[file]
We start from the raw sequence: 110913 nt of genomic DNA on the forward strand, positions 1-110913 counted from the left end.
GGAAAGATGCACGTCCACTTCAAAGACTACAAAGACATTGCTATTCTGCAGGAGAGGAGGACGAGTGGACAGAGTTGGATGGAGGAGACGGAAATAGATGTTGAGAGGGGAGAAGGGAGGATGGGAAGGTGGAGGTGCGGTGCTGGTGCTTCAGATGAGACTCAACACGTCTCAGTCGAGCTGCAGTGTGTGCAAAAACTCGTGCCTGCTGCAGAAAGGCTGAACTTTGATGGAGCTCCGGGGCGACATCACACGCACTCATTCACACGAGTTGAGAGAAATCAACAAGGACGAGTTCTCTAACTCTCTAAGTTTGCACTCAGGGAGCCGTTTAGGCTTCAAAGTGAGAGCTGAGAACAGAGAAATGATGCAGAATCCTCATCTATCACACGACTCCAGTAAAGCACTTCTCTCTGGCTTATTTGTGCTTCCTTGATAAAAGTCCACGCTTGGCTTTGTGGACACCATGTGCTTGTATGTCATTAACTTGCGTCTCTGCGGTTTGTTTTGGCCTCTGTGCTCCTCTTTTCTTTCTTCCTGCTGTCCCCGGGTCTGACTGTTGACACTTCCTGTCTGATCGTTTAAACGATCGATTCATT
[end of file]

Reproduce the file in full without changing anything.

We start from the raw sequence: 110913 nt of genomic DNA on the forward strand, positions 1-110913 counted from the left end.
GGAAAGATGCACGTCCACTTCAAAGACTACAAAGACATTGCTATTCTGCAGGAGAGGAGGACGAGTGGACAGAGTTGGATGGAGGAGACGGAAATAGATGTTGAGAGGGGAGAAGGGAGGATGGGAAGGTGGAGGTGCGGTGCTGGTGCTTCAGATGAGACTCAACACGTCTCAGTCGAGCTGCAGTGTGTGCAAAAACTCGTGCCTGCTGCAGAAAGGCTGAACTTTGATGGAGCTCCGGGGCGACATCACACGCACTCATTCACACGAGTTGAGAGAAATCAACAAGGACGAGTTCTCTAACTCTCTAAGTTTGCACTCAGGGAGCCGTTTAGGCTTCAAAGTGAGAGCTGAGAACAGAGAAATGATGCAGAATCCTCATCTATCACACGACTCCAGTAAAGCACTTCTCTCTGGCTTATTTGTGCTTCCTTGATAAAAGTCCACGCTTGGCTTTGTGGACACCATGTGCTTGTATGTCATTAACTTGCGTCTCTGCGGTTTGTTTTGGCCTCTGTGCTCCTCTTTTCTTTCTTCCTGCTGTCCCCGGGTCTGACTGTTGACACTTCCTGTCTGATCGTTTAAACGATCGATTCATT